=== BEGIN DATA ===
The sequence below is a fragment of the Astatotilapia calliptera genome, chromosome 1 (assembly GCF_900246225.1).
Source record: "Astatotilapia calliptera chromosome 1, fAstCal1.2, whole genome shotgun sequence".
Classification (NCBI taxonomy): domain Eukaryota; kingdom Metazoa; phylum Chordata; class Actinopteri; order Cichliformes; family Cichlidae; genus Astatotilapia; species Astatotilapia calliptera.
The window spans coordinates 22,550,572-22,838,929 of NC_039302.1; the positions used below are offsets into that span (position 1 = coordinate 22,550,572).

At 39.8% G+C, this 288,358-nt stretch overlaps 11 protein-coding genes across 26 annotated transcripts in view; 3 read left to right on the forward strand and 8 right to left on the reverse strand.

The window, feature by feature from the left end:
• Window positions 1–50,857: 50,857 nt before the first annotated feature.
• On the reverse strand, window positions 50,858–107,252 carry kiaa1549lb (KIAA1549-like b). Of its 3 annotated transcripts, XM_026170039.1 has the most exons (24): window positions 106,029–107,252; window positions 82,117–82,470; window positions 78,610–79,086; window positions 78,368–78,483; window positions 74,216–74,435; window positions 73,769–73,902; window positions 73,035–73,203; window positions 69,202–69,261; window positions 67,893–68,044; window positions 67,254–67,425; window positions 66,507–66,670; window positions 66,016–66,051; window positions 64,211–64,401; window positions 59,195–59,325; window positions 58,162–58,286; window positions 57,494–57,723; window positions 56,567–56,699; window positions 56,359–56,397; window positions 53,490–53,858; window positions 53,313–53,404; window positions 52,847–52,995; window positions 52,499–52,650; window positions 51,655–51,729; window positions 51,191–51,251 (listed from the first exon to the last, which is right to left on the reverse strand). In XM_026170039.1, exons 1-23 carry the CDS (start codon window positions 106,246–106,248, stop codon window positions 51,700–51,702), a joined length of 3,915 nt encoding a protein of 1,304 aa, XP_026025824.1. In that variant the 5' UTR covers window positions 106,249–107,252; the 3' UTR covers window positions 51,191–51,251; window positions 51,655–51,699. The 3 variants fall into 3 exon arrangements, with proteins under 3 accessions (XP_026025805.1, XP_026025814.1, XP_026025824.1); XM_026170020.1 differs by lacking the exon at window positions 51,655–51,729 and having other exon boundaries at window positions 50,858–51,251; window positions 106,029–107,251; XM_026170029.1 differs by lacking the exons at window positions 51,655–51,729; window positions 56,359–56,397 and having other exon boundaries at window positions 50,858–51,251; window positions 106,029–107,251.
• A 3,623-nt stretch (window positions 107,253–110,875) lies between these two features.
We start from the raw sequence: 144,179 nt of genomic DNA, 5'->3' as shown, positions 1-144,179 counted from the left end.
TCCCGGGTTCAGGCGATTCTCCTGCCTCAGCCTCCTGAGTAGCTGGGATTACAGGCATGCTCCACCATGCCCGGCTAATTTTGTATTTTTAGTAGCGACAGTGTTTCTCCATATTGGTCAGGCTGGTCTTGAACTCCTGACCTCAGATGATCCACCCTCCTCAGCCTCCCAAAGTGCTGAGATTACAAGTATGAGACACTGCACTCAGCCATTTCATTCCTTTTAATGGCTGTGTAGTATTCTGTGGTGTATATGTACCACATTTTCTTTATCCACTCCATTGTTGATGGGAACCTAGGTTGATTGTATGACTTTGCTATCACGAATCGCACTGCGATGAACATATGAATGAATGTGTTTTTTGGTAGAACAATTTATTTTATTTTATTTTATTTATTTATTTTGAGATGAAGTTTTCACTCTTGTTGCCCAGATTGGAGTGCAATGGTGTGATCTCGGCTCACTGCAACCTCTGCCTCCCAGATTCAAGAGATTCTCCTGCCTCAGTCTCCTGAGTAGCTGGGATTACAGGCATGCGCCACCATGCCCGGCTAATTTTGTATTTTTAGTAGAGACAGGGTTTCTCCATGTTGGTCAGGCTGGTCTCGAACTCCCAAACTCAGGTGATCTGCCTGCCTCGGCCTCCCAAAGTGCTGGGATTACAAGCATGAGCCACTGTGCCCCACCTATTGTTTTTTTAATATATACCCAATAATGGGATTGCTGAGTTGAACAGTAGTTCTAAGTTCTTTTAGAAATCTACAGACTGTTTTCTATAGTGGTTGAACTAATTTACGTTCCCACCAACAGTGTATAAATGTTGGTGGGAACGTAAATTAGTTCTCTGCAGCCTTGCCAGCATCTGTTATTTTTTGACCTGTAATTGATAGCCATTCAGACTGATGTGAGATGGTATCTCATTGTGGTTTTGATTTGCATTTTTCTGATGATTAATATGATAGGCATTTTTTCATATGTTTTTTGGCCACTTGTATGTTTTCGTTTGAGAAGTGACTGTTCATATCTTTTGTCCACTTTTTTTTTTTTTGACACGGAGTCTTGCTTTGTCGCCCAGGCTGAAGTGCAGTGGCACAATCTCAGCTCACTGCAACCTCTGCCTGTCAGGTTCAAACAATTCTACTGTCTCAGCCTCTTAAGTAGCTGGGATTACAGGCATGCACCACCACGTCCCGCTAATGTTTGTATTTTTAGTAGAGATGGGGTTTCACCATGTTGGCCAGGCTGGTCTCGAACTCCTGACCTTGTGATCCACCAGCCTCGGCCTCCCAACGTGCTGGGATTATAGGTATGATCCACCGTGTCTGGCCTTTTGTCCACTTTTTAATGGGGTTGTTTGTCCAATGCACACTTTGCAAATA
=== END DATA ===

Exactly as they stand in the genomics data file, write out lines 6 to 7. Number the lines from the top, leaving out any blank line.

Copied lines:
The window, feature by feature from the left end:
• Window positions 1–50,857: 50,857 nt before the first annotated feature.